|[The Snelby rendering.]|
Transit redesign can help handle the growth at Snelling-Selby
by Russ Stark
With light-rail service set to begin by mid-2014 and the growth in jobs and housing along University Avenue already well under way, more and more attention is being focused on the future of Snelling Avenue.
In 2012, the city and members of hte local community partnered with the Minnesota Department of Transportation (MNDOT) to create a plan for making Snelling between Selby Avenue and the northern city limits are more multi-modal street by providing better facilities for transit riders, pedestrians and, in some areas, bicyclists to be able to share the avenue more safely and efficiently with cars and trucks.
The Metropolitan Council plans to introduce a new type of bus service on Snelling in the next few years, referred to as Rapid Bus or Arterial Bus Rapid Transit, with the goal of providing a faster, higher-amenity service on an already well-used transit route. Within the next several years, MNDOT also plans to rebuild the Snelling Avenue bridge deck over I-94.
Snelling carries more traffic than any other stret in St. Paul, with the highest traffic between Selby and University. But it also doubles as a center of retail and commercial activity for the neighbohroods that it bisects. Because Snelling serves these two primary functions, managing change will continue to be a balancing act. We need to ensure that people have the ability to move efficinetly around our community through manty modes of travel, and also maximize opportunities to create great places to live nad work.
The proposed Vintage on Selby, a new development on the northeast corner of Selby and Snelling with a Whole Foods supermarket and 200 units of market-rate apartments, has been well-received by the community, but has also raised important questions about trafic flow, parking and access to the site, as well as reigniting conversationsa bout how the city can best use Ayd Mill Road.
At the former bus barn site on the northeast corner of Snelling and I-94, the city and the Metropolitan Council are working together to solicit development concepts for one of the key gateway sites in our community. Further north on Snelling, retail vacanices and a tired streetscape are leading to community conversations about the need for revitalization. Further north still, the former Sholom Home site at Snelling and Midway Parkway remains vacant and the re-purposing of that site is a top priority.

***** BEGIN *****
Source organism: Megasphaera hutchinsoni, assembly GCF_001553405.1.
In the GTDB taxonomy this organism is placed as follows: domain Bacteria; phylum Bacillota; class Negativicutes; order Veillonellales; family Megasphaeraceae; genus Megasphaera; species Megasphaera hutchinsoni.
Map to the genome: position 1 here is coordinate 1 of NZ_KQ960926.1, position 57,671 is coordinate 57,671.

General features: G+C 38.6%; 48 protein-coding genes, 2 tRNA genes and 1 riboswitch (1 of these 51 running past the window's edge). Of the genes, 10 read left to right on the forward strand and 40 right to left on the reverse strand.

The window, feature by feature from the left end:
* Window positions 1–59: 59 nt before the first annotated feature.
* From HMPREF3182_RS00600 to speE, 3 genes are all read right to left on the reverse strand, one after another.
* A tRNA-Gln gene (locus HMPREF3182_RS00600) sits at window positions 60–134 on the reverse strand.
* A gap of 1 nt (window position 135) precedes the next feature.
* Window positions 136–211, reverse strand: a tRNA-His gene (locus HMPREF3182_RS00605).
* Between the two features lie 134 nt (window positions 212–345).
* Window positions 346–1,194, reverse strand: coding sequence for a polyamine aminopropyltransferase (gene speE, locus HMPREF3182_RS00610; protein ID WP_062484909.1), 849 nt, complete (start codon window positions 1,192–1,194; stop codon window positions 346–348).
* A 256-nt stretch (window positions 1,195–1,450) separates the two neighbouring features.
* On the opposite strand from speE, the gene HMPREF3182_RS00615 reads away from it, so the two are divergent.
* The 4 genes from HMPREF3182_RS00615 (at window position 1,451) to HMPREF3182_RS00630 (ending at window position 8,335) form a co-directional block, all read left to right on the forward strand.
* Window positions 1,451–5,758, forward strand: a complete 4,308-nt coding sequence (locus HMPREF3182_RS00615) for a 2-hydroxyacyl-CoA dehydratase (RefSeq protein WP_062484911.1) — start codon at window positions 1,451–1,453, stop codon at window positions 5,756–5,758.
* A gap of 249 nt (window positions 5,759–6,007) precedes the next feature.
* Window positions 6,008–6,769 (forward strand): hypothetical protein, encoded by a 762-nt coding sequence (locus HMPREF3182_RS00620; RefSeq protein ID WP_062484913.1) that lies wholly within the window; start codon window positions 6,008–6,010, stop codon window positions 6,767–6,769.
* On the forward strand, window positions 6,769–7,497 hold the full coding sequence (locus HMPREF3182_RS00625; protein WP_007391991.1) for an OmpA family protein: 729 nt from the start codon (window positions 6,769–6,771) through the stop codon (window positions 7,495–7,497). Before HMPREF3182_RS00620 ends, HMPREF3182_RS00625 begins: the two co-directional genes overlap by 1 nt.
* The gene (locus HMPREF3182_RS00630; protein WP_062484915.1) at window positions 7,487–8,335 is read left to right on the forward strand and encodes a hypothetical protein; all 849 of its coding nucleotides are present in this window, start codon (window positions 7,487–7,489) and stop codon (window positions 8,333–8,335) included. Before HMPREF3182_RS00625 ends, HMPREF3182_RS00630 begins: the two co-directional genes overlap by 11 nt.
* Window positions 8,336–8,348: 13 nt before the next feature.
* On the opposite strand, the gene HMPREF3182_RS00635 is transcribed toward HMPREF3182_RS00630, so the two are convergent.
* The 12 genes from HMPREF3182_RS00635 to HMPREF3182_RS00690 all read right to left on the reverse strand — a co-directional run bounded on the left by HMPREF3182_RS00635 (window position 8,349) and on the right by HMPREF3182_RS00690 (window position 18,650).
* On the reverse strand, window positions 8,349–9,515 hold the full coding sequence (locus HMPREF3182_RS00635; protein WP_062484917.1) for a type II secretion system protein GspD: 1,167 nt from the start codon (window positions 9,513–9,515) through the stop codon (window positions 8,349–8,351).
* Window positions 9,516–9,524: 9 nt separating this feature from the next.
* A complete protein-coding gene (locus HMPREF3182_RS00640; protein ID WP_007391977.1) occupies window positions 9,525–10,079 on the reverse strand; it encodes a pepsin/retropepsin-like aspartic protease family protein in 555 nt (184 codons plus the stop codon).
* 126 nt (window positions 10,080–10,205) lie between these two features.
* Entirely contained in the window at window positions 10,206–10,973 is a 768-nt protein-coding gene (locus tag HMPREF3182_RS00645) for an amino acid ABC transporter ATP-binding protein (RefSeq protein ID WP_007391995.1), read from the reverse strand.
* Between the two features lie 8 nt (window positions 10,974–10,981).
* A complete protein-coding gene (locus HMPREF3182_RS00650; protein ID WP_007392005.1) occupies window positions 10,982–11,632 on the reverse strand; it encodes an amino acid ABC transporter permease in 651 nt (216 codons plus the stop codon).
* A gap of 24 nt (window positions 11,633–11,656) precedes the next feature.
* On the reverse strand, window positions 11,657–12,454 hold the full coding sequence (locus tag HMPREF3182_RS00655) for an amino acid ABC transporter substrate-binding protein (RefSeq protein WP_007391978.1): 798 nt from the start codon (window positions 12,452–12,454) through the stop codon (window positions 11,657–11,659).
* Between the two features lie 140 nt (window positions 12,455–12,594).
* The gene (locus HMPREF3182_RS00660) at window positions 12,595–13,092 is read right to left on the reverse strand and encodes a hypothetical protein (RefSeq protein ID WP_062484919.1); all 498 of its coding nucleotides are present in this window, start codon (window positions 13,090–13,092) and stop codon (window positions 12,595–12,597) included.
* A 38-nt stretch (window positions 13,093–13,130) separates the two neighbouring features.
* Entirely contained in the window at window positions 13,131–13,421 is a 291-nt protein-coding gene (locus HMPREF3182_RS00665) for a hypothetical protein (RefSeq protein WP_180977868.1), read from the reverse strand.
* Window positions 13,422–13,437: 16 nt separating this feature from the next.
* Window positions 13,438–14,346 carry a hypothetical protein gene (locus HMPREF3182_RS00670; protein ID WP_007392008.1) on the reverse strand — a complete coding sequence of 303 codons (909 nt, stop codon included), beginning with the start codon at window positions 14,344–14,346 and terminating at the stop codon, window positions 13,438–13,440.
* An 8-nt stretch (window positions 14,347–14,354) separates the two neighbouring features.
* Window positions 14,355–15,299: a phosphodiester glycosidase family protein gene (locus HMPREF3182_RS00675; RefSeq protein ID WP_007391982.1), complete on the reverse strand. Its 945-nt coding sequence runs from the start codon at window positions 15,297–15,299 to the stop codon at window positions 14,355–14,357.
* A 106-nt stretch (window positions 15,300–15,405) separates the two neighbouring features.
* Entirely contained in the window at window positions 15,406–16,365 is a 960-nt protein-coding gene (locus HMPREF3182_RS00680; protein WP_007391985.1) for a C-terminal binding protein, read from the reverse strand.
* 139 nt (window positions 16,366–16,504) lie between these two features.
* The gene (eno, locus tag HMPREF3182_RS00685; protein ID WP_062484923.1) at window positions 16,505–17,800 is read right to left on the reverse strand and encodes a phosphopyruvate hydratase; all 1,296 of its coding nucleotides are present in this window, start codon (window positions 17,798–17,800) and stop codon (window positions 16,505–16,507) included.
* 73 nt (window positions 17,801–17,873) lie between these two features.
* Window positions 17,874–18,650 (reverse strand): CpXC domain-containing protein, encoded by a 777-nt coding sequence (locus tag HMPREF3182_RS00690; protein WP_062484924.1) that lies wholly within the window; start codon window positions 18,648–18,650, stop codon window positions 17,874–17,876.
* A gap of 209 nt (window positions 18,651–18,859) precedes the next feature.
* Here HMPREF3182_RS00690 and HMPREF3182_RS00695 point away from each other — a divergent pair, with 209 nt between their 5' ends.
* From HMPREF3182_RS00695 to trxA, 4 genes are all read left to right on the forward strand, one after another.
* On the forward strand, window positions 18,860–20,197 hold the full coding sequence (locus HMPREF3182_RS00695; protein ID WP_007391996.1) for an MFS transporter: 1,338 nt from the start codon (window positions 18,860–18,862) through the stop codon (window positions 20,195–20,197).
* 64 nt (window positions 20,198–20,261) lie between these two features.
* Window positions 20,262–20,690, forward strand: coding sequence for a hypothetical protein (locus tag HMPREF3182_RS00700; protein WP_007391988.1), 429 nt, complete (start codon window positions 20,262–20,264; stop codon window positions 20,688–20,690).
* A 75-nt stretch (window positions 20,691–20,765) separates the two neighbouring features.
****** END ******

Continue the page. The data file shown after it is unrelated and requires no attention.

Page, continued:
I attended the recent annual meeting of Union Park District Council and was part of a panel talking about managing change in our community. One of the topics of discussion was the appropriate density of development. I believe that as a community, in many ways we are of two minds about density. On the one hand, St. Paulites in general do not want to see taller buildings anywhere near their houses. On the other hand, many of us live in the city in part because of its walkability and our proximity to businesses.
I believe we need to accommodate growth and greater density along our commercial corridors, including Snelling, in order to create more options in businesses, housing and jobs than exist today. But our approach to this development must be thoughtful and must complement the great stock of single-family homes in our neighborhoods without detracting from our quality of life. [Depends on what you mean by quality of life. For me, quality of life is very subjective. Having a dense streetscape, a Snelling Avenue that isn't completely dominated by cars, being able to cross the street without feeling like a superhero, being able to relax when I bike, is quality of life.] The denser the ndevelopment, the more thoughtful we must be about how to handle parking and traffic and create a safe environment for walking and bicycling.
Change is coming to some parts of Snelling, and now is the time to be thiking about how we want to shape that change to ensure that our neighbohroods become even better places to live, work and play.
Russ Stark represents Ward 4 on the St. Paul City Council.